The comic adventures of one of Britain’s great heroes- translated from French

I just read Biggles Vol.1: Spitfire Parade, a comic adaptation of one of W.E. Johns’ tales of his pilot hero, adapted and drawn by a leading proponent of aviation comics.

This is the first of Cinebook’s reprints of Berg├Ęse’s Biggles comics. Their next release will be 666 Fighter Squadron, but there are also some copies still available on Amazon of earlier Red Fox translations- Biggles and the Battle of Britain and Biggles: Flying Detective. Biggles and the Pirates of the South Pole is currently unavailable as are Biggles: Le cygne jaune, Biggles: Le dernier Zeppelin and Biggles De Vlucht Van De Wallenstein. This page gives a list of some of the other comic book incarnations of James Bigglesworth. None of which I knew of before now.

The comic is large format and printed on quality paper with highly detailed ligne claire artwork complemented by fine colouring. I did find, as you can with this style, the figures occasionally lack animation- appearing to be holding uncomfortable “running” poses rather than expressing the motion- but there is no such problem with the machinery. It helps that Biggles and his squadron are flying one of the most beautiful machines ever built, but it’s not just the Spitfires that swoop around the panels.

Thankfully the translation is good, or Cinebook went back to the original novel for the dialogue. Either way, this comic is lacking the poor English that afflicts some other translated strips. It still reads as slightly stiff, but in the way you’d expect lines from a different era to.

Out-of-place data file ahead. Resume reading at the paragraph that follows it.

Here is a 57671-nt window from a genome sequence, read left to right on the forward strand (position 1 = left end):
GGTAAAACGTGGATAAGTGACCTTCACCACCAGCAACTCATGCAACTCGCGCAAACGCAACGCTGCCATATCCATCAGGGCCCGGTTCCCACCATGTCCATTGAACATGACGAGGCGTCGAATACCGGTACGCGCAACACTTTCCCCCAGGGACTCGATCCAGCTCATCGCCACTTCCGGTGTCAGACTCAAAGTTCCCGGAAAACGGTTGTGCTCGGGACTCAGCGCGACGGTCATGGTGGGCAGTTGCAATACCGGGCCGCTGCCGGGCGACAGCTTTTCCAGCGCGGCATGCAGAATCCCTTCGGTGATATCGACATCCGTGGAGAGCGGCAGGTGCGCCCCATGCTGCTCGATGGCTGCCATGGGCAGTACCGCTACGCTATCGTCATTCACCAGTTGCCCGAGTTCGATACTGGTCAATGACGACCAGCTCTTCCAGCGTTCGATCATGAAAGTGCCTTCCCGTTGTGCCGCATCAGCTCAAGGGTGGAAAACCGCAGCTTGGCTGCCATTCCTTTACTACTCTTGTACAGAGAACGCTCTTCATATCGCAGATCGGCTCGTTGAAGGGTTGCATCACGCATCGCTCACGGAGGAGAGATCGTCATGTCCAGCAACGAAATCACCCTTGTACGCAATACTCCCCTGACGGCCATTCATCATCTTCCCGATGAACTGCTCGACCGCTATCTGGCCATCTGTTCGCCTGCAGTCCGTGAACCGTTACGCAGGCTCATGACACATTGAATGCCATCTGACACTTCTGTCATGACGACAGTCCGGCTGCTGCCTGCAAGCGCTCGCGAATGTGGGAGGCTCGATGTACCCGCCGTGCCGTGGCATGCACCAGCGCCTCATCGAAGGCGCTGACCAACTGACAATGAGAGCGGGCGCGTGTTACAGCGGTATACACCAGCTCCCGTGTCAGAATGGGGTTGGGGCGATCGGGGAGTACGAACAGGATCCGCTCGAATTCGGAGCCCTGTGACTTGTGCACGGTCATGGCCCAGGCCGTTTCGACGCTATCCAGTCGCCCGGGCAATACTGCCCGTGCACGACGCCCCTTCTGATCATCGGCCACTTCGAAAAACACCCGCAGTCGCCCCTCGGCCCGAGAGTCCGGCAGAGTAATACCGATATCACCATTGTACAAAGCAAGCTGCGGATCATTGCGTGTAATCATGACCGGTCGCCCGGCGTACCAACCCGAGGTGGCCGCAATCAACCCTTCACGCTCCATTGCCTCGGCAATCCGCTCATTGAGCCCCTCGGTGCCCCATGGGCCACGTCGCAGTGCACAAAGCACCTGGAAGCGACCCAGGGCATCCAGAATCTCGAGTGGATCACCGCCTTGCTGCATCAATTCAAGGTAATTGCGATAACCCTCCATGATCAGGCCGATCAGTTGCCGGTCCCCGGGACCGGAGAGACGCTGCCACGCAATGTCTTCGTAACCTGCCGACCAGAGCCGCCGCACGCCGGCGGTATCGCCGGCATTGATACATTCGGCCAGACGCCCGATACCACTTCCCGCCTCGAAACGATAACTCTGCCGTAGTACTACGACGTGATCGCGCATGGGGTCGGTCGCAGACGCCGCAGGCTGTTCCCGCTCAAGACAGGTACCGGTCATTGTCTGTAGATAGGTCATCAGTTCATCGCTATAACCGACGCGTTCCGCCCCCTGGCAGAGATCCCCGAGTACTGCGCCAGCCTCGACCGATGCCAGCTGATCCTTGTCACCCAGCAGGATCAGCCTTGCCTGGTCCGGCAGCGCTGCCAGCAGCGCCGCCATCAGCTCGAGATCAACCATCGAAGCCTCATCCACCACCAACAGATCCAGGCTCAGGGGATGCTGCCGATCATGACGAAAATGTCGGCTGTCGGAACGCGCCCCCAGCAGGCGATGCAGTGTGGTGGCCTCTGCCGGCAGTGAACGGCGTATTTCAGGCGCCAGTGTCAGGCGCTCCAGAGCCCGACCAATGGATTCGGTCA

I want to dig out my old Biggles books (handed down from my father), but I think I may have finally said goodbye to them a couple of years ago and sent them off to a charity shop. I want to read the Red Fox editions of the comics, but I also know that Cinebook should be supported in bringing them back to market so I should wait for their version. Blimey, I’m just a little frustrated chaps.

I think I want a flying hydrofoil

The X-Planes tumbleblog has been doing a special feature on the Schneider trophy. The race was for flying boats and the floats they needed slowed the planes down. In 1929 the Italians came up with a typically gorgeous but mad design that tried to get around this. The Piaggio-Pegna PC.7 had a fuselage that doubled as a hull, two little hydrofoils instead of floats and a screw and rudder that would power and control the aircraft whilst the propeller was submerged. When it reached a sufficient speed the hydrofoils would lift the body, and propeller, clear of the water and the drive could be switched over. The one seated plane had too many controls that neede attention at once for one man to be able to operate it.

It’s completely mad, and it looks like the sort of thing you’d see in an anime or propellerpunk alternate history. It never flew.